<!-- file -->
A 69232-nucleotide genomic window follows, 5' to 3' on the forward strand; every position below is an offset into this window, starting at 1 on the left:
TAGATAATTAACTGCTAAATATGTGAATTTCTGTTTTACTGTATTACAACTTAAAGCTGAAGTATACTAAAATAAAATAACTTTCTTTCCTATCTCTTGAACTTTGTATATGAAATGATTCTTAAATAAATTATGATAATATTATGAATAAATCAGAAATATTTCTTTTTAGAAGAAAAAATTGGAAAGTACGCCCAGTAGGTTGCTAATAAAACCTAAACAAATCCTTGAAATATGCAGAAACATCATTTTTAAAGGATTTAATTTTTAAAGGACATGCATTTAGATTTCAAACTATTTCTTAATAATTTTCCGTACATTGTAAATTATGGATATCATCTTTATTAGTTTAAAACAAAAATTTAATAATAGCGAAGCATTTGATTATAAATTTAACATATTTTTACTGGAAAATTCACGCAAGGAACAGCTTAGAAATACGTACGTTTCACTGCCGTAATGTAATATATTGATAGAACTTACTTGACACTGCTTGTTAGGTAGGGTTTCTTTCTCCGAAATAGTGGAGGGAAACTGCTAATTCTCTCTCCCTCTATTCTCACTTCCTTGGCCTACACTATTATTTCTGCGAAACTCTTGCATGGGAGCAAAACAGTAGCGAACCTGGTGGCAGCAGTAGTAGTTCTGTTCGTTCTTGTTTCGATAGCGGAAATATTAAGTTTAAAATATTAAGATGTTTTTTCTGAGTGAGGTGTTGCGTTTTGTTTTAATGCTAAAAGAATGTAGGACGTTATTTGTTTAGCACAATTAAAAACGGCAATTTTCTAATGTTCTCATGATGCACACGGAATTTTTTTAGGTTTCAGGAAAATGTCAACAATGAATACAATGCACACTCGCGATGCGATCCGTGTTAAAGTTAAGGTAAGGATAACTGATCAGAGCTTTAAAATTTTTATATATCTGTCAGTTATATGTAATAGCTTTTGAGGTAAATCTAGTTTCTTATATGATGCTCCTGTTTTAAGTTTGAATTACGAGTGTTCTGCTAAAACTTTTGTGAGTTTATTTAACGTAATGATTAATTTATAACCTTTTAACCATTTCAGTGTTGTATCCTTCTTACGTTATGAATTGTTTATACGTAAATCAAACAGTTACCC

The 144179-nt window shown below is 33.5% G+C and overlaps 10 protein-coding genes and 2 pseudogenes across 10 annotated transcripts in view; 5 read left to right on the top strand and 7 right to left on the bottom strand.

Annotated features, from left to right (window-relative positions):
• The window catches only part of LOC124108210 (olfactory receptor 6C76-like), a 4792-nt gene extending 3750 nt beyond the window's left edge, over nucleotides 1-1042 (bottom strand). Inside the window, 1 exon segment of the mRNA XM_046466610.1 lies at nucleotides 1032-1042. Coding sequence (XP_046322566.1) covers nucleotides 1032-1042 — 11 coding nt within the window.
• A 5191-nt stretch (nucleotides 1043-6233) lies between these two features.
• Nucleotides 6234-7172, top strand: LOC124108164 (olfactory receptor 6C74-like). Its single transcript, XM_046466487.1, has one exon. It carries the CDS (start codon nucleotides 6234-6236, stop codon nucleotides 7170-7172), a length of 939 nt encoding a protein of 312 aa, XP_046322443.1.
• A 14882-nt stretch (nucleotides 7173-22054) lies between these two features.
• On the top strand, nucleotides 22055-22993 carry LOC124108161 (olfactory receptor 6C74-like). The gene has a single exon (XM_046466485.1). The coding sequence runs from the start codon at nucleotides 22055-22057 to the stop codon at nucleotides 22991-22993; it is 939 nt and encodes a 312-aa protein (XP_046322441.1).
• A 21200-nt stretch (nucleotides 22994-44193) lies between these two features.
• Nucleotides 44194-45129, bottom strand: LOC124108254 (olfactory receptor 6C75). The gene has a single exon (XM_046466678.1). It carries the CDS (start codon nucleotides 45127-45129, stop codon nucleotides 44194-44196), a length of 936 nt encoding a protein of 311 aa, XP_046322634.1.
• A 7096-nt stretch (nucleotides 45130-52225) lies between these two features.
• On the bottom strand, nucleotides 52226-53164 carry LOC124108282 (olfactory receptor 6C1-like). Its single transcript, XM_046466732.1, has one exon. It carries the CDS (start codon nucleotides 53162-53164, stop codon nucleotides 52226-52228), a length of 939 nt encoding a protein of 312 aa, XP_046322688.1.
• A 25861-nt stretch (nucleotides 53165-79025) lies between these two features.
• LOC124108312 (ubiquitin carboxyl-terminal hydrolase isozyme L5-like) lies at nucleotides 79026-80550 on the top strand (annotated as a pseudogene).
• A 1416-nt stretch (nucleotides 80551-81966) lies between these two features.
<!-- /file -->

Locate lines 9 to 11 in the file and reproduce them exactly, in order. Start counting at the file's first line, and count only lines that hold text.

• On the top strand, nucleotides 22055-22993 carry LOC124108161 (olfactory receptor 6C74-like). The gene has a single exon (XM_046466485.1). The coding sequence runs from the start codon at nucleotides 22055-22057 to the stop codon at nucleotides 22991-22993; it is 939 nt and encodes a 312-aa protein (XP_046322441.1).
• A 21200-nt stretch (nucleotides 22994-44193) lies between these two features.
• Nucleotides 44194-45129, bottom strand: LOC124108254 (olfactory receptor 6C75). The gene has a single exon (XM_046466678.1). It carries the CDS (start codon nucleotides 45127-45129, stop codon nucleotides 44194-44196), a length of 936 nt encoding a protein of 311 aa, XP_046322634.1.